WNHU moves to its new home on Ruden St.

Elissa Sanci

WNHU radio station officially settled into their new home and went live on the air Oct. 22 at 5 p.m.

WNHU’s new home (Photo by Elissa Sanci/Charger Bulletin photo)
WNHU’s new home (Photo by Elissa Sanci/Charger Bulletin photo)

The new station, located at 46 Ruden St. and directly behind Celentano Hall, holds brand new, state-of-the-art equipment, two studios, various offices and student lounge center in its basement.

WNHU and the University of New Haven has, in conjunction, been planning to renovate the station since November 2011. Originally, the plan was to renovate the previous station, which was located in the basement of Maxcy Hall. However, the basement was proved to be uninhabitable by the village inspector, according to Bryan Lane, WNHU’s station manager.

Talks of moving the station to the house on Ruden St. began in December 2012 when Louis Annino, associate vice president and chief of facilities suggested the move. Facilities footed the bill, while the station used their annual phone-a-thon funding to purchase the new state-of-the-art equipment. The equipment is up-to-date, more efficient and up to par with the new industry standards now.

“It’s about time and it’s definitely an upgrade from where we were,” said Cara Demers, head producer of the UNHStable, the radio’s afternoon drive show. “It makes the station feel like it’s actually a part of the campus community now, rather than just thrown in the basement, away from everything.”

Lane and the rest of the WNHU staff were aiming for more campus interaction and exposure.

“I think one of the reasons we lack exposure is because we were in a place that nobody saw,” Lane said. “Nobody saw them working there, nobody saw the DJs in their element.”
The solution: windows in the studios.

Lane designed the studio himself and made sure to include windows that showcase the students on air. Windows create a connection between the campus and the students on the radio; it allows campus to put faces to the voices on the air.

Lane purposefully built the student studio, Charger, up a little higher so the students would be able to look out over the street and out by the library. This way, any traffic coming up and down Ruden St. will be able to see students sitting in the studio on the air.

Originally, the station was in Bartels where the Student of Activities Office now is, according to Lane, and was moved to the basement of Maxcy Hall back in 1985, presumably because there was more space.

“The difficulty is that this [the new studio] is a much smaller space and it had to be designed for efficiency,” Lane explained. “We didn’t bring a lot over with us because there isn’t any space for it.”

However, Lane’s main concern was to create spacious studios, which he succeeded in: the larger of the three studios, WNHU studio, now has four/five mics in comparison to the three the old studio had. This allows more students to be on the air at once, maximizing student participation and experience.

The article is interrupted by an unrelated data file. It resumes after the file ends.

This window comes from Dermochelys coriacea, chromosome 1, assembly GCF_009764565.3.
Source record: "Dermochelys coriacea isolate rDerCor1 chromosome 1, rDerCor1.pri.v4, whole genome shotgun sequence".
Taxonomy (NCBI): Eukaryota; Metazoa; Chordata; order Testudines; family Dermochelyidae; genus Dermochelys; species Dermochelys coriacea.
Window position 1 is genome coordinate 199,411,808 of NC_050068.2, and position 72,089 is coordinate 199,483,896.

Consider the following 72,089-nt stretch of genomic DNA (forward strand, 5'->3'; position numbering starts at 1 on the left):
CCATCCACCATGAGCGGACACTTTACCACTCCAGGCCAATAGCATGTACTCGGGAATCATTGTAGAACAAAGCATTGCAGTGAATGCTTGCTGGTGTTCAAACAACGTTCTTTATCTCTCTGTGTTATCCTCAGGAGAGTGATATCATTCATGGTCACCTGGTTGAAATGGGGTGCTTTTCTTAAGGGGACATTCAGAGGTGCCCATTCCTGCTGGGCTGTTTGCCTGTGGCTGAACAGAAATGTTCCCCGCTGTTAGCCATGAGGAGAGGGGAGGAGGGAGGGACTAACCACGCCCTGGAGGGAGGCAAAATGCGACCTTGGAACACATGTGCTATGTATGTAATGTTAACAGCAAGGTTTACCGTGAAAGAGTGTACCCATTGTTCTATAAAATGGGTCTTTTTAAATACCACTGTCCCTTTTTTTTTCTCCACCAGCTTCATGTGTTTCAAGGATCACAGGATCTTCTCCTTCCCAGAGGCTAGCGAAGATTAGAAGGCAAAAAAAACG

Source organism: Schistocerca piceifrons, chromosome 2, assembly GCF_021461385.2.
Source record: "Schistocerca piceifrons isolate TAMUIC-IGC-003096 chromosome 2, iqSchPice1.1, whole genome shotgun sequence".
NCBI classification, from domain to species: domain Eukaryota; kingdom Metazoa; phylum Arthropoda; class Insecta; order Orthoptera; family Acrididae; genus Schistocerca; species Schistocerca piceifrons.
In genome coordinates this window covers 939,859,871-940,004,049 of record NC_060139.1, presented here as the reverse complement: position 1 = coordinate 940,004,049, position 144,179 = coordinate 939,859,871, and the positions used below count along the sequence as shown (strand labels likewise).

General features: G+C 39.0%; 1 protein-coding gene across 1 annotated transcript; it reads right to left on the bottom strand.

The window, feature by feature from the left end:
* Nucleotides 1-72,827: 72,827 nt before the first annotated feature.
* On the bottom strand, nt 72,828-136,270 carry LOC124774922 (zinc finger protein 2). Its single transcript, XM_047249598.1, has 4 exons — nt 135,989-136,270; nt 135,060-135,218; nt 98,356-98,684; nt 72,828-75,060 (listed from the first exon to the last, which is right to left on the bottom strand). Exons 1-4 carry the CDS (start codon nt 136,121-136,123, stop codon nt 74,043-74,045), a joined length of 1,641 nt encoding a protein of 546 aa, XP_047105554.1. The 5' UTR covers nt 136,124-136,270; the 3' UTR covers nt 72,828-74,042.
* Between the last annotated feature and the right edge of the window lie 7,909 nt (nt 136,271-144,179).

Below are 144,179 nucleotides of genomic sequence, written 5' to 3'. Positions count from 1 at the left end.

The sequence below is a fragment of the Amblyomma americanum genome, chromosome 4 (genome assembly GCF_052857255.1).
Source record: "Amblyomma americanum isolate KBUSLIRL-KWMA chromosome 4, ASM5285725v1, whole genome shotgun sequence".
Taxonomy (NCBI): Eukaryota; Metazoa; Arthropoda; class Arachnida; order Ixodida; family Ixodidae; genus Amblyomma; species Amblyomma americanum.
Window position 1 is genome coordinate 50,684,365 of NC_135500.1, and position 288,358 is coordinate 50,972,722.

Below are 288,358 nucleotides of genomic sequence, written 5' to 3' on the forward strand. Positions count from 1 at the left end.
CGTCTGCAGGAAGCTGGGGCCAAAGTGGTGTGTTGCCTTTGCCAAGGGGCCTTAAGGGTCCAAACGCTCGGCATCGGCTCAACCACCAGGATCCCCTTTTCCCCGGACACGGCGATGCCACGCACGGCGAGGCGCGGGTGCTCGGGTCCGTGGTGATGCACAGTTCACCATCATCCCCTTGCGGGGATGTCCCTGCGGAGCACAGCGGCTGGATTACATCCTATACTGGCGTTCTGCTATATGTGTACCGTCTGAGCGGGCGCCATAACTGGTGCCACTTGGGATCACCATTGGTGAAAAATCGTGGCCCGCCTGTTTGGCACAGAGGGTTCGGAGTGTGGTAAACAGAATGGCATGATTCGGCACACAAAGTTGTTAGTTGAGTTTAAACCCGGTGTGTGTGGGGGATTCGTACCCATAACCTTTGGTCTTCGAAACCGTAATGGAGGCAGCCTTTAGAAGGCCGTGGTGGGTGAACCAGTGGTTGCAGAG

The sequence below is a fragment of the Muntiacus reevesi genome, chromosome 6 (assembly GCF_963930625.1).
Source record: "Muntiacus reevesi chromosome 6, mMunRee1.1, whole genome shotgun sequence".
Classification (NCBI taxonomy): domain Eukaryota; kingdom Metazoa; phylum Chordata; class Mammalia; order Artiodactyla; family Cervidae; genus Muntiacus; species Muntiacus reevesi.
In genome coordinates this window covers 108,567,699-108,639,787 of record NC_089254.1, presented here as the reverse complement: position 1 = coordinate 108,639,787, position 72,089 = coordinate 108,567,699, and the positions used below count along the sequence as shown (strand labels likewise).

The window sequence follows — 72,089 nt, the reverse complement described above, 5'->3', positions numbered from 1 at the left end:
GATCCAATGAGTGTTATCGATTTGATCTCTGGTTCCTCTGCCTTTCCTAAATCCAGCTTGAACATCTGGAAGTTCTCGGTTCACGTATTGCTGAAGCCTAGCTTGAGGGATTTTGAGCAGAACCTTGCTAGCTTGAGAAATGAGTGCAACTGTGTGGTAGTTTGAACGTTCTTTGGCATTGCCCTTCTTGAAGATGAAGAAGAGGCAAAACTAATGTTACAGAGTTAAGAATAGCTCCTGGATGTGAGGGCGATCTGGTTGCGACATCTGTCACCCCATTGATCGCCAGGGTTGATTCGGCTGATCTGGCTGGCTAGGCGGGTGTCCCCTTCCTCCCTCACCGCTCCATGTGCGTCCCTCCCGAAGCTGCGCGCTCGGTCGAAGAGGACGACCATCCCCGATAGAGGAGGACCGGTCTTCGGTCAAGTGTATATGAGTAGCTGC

“Staff, students and community volunteers are happier overall here,” Katelyn Clark, the radio’s operation manager, said. “They come over here for the first time and they’re amazed that we’re not in a basement anymore; the facility is just beautiful and pristine and we’re excited to make WNHU even better.”

Clark, a senior who has been involved with WNHU for the past three years, wrote an opinion piece, Who Controls the Music?, in September for the Charger Bulletin, urging the campus to start streaming WNHU in the dining halls and other student spaces throughout campus.

Because of her article, campus officials have begun working on making this a reality. “Greg Overend and Ron Quagliani are working together with Becky Johnson to start streaming in all campus common areas, including the C-Store and eating places on campus,” Lane said.

Lane believes this change will take place sometime at the beginning of next semester, and that it’ll be a way to gain more campus exposure for the radio station.

Now that WNHU is officially settled in to its new home, new goals are on the horizon, like increased fundraising events that showcase the showcase and possibly reach out to the alumni.

“Being more a part of the campus,” Lane said. “That’s been the goal since I got here. We don’t have to be that station in the basement any longer.”

WNHU was just added to the Tune In app, which allows listeners to stream WNHU whenever and wherever they want, in the spring of 2014. In the past six months, they have garnered over 22,000 followers on the app.

WNHU is also streamed through their website, wnhu.net and also on the Charger Bulletin app, available for both iOS and Android.